Confusing Method with Message

by Amy Young on June 15, 2018

My first summer in China was before the internet was invented. Okay, it had to have existed somewhere in the world, but it was not part of daily life and I did not know words like email, internet, Facebook, IM, DM, IG, WWW. LOL, or hashtag.

I spent six weeks with other North Americans teaching oral English in the morning (my own class) and listening to lectures on methodology in the afternoon (all participants combined). A highlight was the cultural exchanges in the evenings. We North American’s talked about holidays, budgets, and sports, among other topics. Our Chinese students sang songs and performed local dances. Six evenings we showed movies we brought on VHS tapes. We were so cutting edge.

The Christmas presentation stands out because behind the scenes my team had heated interactions over how much to share about Santa Claus. No surprise, some wanted only the birth of Christ mentioned while others felt because it was a culture lecture Santa should be mentioned.

In the end, we came together as a team, invested tons of effort into the presentation, and reaped the rewards of knowing that regardless of what happened we had rightly handled what had been entrusted to us.

I only have vivid memories of one movie: Hoosiers.  According to one review on IMDb, it is “about an intense coach (Gene Hackman) with a questionable reputation who finds himself in a small Indiana town faced with the unenviable task of turning around tiny Hickory High’s 8-man basketball team. Basketball fans will appreciate the movie for its authentic portrayal of small-town high school basketball in the 1950’s. ALL viewers will enjoy this fun film for its triumphs and its classic, feel-good story of David and Goliath.”

I would add to that review, “And if you happen to be an American who loves sports and is watching this movie in China, it will move you to tears as you well up with emotions about your passport country you are unable to articulate.”

Flash forward to today. We missionaries and cross-cultural workers still have discussions about what to share, how to share, and if we should share in a certain setting. Opinions can be strong and varying convictions may lead to team splits.

China, like many parts around the globe, is a very different world today than it was in the early 90s.

The seismic shift in technology leaves me laughing at a young woman who watched a VHS tape projected onto a big screen while sitting on a folding chair she carried from the classroom, carefully choosing a location near a ceiling fan. Lots of summer programs will be happening around China this summer. I can almost guarantee not one tear will be shed over Hoosiers.

And this is as it should be. But some changes are easier to flow with than others. For the first summer in forever, the Chinese government is very serious about cultural lectures not involving the Christmas Story because the goal of these programs is no longer about “cultural exchange.” Currently, Christmas is classified as a “Western Holiday” and as such has no place in China.

Sidestepping the whole “Western” versus “Religious” discussion, this week I have been thinking about how sneaky it can be for us to combine methods with message. Once combined, a change or “attack” or new policy to a method can be confused with the message.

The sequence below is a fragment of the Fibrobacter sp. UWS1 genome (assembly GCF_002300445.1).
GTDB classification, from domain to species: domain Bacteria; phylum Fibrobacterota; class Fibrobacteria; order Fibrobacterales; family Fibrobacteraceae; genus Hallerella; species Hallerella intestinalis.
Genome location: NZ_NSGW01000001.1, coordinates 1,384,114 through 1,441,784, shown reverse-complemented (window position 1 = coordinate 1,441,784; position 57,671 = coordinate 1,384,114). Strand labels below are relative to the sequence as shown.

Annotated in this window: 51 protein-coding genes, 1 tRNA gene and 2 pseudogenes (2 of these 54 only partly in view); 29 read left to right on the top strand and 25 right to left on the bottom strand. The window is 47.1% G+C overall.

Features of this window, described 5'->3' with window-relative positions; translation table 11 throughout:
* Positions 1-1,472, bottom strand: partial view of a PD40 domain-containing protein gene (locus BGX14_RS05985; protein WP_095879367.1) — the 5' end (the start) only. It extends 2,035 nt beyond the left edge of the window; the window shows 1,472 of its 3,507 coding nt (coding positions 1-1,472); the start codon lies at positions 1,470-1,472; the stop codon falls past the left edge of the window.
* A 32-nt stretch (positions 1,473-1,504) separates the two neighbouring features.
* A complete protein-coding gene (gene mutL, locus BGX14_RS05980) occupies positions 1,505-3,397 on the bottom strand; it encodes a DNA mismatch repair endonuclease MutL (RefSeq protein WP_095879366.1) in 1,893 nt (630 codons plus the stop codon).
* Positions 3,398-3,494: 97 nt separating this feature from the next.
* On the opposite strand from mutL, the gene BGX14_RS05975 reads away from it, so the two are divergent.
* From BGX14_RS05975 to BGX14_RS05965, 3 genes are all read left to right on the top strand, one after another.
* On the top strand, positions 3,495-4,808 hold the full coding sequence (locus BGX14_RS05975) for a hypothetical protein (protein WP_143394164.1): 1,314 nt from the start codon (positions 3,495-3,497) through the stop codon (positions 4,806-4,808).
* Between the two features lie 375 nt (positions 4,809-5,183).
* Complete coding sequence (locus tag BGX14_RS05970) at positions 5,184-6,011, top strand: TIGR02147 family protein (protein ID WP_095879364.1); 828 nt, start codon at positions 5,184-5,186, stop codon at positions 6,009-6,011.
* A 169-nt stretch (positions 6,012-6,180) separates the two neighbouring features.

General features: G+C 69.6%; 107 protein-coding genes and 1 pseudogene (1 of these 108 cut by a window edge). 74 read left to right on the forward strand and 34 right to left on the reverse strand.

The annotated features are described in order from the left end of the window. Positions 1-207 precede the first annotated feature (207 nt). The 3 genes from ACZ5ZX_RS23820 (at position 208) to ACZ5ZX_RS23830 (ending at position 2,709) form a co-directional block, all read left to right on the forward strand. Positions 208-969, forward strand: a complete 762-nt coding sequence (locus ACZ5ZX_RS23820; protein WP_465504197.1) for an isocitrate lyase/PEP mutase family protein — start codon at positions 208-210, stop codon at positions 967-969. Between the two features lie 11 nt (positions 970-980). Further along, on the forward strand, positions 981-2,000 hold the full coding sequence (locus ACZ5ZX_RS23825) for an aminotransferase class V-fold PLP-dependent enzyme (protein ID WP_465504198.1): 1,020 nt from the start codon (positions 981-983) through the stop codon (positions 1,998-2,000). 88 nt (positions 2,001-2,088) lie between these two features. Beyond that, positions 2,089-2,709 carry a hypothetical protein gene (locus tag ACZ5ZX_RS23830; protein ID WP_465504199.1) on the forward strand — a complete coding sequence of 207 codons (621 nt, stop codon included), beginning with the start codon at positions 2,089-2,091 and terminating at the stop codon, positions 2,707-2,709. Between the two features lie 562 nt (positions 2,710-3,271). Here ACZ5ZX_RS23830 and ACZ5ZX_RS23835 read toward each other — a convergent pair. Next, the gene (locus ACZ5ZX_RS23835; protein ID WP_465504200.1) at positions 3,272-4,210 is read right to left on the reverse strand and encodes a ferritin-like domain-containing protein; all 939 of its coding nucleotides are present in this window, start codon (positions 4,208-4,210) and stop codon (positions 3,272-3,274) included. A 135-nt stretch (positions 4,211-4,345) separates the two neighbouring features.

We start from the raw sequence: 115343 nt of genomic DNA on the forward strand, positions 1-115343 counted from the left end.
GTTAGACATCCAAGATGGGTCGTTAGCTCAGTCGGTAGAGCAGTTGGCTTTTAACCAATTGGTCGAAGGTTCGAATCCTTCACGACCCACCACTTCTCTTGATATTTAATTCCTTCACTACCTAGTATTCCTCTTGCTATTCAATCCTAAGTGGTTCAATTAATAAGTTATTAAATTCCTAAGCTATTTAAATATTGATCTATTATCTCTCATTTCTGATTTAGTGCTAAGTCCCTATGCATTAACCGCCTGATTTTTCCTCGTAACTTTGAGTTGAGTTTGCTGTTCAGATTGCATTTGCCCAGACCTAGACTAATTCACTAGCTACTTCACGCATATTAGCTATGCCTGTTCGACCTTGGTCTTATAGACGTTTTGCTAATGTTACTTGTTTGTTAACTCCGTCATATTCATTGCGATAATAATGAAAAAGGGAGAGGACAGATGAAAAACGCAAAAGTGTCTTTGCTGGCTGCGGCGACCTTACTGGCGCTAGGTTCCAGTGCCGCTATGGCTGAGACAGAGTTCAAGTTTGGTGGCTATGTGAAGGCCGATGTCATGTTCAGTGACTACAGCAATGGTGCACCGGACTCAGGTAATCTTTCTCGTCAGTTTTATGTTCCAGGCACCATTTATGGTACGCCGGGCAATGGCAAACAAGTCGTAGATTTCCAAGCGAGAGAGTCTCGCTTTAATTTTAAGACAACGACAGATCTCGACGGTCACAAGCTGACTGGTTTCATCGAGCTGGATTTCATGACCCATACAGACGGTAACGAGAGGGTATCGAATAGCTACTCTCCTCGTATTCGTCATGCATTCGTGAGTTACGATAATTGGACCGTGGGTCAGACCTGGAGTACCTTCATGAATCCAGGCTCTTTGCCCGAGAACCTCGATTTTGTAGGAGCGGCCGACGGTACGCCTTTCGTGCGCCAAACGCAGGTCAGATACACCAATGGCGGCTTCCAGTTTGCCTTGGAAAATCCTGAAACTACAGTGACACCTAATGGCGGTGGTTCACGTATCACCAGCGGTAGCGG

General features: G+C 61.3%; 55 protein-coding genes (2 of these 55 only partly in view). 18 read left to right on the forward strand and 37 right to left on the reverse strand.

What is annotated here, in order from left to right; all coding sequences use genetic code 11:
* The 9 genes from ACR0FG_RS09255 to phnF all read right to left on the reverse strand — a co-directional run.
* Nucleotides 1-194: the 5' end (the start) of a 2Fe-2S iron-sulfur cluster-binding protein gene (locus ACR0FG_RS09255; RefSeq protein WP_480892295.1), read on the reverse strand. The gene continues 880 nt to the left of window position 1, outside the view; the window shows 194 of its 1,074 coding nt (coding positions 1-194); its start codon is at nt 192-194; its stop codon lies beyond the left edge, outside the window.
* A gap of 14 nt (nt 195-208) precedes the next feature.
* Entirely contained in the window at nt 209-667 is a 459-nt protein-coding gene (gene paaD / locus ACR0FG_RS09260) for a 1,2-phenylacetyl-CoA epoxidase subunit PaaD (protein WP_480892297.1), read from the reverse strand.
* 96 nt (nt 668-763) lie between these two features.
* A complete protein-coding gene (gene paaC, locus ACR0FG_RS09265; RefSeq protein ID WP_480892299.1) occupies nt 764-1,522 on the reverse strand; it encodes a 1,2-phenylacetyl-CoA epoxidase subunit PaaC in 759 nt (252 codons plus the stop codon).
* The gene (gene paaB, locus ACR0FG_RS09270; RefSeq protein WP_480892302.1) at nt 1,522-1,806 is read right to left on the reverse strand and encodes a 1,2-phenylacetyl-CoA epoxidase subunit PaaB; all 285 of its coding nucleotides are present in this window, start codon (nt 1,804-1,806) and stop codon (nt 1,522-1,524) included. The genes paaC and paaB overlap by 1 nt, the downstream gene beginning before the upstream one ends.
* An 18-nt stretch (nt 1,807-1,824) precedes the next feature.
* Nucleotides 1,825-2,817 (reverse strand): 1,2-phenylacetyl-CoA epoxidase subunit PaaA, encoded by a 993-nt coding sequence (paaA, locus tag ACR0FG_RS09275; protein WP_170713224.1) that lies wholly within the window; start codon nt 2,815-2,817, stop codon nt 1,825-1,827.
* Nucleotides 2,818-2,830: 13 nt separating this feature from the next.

Now, while it is true that some governments, schools, businesses, or leaders are anti-Christian and do not want the hope of Christ shared, they can not stop the power of love through friendship. Yes, they can make it more challenging, I am not trying to minimize the inconvenience or outright discrimination. I am also not talking about persecution.

But the recent changes in China have been a mirror to my own heart, my own thought processes, my own melding of method and message. Having seen the blurring of lines, this week God has asked me to sort through in my own work and ministries, asking myself what is

Method—and needs to be held more loosely.

versus

Message—which also may ebb and flow with knowledge and maturity, but is foundational and not to be changed lightly.

Summers (or winters, depending on the hemisphere) can be times of change in the intensity of ministry activity. If you are in a season of increased activity, you may not have much space for the work sorting can take. For you, spend time noticing and jotting down comments you hear, activities you are involved in, and ways you go about sharing the Good News. Later, spend time reflecting privately and with ours about your work and what methods you use to share a message. Are there methods you are so wed to, they have blurred into the message?

If you have time this week, spend some time with God and those close to doing your own sorting.

Since you came to the field, how have your methods evolved and changed with the times, technology, and political sensitivities? 

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About Amy Young

When Amy Young first moved to China she knew three Chinese words: hello, thank you and watermelon. She blogs regularly at The Messy Middle, helped found Velvet Ashes, and writes books for you. Amy is the author of Love, Amy: An Accidental Memoir Told in Newsletters from China and Looming Transitions: Starting and Finishing Well in Cross-Cultural Service. Looming Transitions also has two companion resources: 22 Activities for Families in Transitions and Looming Transitions Workbook. You can listen to it too. Her latest book helps you with your newsletters (and makes you laugh).

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